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Surgery for Hoarseness

Any change of the voice is understandably a concern for patients, especially when those changes include breathy or raspy sounds or a noticeable change in pitch and even some degree of discomfort from vocal strain. Most of the time, hoarseness is a temporary condition due to throat irritation or overuse of the vocal cords. In some cases, surgery may be necessary to restore the normal sound of the voice.

Possible Causes of Hoarseness

Whether or not surgery is necessary depends on the source of the vocal changes. If hoarseness is due to an infection, as is the case with laryngitis, medication can ease the discomfort. Hoarseness may also be caused by a growth on the vocal cords. Conditions that may result in masses on the vocal cords include:

  • Vocal cord nodules: Non-cancerous growths similar in appearance to calluses
  • Vocal cord polyps: Fluid-filled lesions that develop due to vocal cord strain and overuse
  • Vocal cord papilloma: Wart-like growths caused by HPV (human papilloma virus)

Surgery may also improve voice problems caused by:

  • Vocal cord paralysis – a condition where the vocal cord is unable to move
  • Vocal cord cancer, or throat cancer

When Is Surgery Considered?

The purpose of surgery for hoarseness is to remove troublesome growths. Surgery often becomes necessary if vocal cord growths are causing chronic hoarseness that cannot be alleviated by voice therapy.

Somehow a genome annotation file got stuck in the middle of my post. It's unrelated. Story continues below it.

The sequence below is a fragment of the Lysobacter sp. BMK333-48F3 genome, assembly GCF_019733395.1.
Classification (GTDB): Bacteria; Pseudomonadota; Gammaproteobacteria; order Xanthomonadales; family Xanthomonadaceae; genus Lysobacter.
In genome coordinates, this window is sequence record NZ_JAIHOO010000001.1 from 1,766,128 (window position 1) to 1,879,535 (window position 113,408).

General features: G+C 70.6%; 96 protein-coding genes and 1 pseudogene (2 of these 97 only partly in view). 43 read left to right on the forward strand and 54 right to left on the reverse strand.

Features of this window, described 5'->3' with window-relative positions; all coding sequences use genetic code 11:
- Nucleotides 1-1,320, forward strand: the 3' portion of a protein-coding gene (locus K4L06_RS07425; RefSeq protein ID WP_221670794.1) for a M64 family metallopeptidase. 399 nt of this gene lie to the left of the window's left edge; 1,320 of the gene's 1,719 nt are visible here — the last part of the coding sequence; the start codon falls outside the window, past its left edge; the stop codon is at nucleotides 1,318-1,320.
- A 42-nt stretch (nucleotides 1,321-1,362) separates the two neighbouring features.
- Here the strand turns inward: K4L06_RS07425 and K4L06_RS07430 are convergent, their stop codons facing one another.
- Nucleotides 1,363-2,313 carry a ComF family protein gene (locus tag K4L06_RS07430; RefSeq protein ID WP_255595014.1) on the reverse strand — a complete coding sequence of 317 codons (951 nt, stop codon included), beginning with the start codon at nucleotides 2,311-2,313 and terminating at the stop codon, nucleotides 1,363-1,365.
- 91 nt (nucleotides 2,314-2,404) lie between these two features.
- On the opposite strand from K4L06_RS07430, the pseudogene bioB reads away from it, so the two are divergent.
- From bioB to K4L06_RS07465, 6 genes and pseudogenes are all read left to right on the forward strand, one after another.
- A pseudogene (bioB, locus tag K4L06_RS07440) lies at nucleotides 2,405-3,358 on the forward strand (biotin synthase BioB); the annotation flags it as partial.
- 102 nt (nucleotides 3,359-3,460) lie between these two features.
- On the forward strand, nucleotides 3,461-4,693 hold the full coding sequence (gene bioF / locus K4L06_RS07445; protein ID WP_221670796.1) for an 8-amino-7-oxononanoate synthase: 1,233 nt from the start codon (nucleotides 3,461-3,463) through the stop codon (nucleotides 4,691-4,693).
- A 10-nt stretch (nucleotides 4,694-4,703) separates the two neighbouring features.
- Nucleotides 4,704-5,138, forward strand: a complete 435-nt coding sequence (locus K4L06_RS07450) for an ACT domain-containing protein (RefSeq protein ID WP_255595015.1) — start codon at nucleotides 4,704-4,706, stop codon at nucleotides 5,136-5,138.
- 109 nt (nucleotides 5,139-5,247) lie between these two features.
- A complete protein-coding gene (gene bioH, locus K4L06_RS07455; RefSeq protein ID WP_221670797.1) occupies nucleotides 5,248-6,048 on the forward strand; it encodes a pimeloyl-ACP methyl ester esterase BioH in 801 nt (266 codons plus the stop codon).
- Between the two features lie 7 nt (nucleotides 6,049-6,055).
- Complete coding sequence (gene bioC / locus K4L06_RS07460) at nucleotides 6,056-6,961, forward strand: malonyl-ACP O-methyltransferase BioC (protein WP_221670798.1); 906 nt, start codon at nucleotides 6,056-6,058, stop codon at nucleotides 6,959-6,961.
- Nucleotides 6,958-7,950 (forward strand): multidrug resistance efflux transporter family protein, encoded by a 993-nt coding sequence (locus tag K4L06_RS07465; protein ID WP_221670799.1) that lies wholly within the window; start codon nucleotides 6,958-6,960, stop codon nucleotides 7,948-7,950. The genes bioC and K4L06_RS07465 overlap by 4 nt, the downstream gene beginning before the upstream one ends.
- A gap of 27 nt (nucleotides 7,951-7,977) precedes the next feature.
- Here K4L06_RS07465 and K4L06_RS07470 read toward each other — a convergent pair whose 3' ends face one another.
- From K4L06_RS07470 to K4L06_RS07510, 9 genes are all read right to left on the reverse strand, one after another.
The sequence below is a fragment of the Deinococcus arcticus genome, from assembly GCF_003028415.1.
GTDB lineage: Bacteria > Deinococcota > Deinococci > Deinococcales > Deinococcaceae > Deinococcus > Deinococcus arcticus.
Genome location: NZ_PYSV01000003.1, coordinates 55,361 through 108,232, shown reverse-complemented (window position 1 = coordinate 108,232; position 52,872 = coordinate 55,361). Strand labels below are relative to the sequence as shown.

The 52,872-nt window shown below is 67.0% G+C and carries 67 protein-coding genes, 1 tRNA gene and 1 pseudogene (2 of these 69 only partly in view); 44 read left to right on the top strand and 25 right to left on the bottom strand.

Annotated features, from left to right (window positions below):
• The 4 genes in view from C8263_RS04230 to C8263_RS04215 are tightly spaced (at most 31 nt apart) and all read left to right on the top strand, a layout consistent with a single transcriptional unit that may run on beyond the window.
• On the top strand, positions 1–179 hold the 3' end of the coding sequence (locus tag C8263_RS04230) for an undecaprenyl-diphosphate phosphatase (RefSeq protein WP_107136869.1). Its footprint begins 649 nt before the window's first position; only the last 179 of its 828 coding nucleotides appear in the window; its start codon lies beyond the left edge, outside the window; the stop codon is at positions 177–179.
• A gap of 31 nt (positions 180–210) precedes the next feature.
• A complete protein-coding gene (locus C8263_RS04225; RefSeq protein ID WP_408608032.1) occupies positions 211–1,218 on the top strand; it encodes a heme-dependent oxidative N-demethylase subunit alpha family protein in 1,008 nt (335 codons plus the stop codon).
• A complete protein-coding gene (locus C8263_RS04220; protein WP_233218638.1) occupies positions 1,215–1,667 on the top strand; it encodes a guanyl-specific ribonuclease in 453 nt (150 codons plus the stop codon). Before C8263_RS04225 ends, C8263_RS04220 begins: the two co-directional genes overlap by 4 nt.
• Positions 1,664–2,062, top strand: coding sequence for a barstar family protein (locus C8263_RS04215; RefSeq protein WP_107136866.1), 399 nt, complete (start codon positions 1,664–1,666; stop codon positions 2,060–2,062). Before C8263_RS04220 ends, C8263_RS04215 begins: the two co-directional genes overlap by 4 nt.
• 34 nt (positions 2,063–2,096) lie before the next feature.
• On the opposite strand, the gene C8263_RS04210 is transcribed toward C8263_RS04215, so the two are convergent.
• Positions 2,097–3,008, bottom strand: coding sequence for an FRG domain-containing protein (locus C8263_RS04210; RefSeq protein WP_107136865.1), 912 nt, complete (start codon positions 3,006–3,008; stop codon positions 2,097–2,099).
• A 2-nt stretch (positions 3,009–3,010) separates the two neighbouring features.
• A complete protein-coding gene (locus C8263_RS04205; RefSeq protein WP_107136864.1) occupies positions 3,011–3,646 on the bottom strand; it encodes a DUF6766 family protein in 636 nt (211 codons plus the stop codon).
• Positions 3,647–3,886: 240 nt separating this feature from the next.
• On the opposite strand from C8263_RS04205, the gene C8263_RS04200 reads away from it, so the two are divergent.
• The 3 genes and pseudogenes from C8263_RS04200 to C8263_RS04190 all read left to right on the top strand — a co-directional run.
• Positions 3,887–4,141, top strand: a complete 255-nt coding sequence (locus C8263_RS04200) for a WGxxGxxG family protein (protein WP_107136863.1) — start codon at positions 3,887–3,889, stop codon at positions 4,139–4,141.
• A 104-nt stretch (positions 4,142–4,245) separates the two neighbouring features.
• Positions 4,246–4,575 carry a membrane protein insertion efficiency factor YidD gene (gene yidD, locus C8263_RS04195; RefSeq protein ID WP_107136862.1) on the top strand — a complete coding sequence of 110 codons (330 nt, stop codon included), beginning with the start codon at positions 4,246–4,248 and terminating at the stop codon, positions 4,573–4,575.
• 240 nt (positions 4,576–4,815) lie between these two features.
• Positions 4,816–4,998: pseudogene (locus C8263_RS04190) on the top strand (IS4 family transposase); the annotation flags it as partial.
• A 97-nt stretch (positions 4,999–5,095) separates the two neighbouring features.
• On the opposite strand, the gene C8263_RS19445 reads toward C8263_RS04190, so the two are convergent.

Some types of cancers are best treated by surgery. Additionally, vocal cord paralysis that is persistent requires a procedure to improve the voice.

Surgical Options for Hoarseness

Surgery is commonly performed in the operating room, through the mouth without the need for any cuts on the neck. A small hollow tube is placed in the mouth and a microscope is used to view the vocal cords. Small instruments are then used to remove abnormal tissue. It's often accompanied by the removal of the problematic growth(s).

Recovery and Follow-Up Care

For the most part surgery is outpatient and patients are sent home one to two hours after surgery. There is often a period of “voice rest” where patients should not talk to allow the voice to heal. However, the day after surgery, patients are often able to resume their regular routine.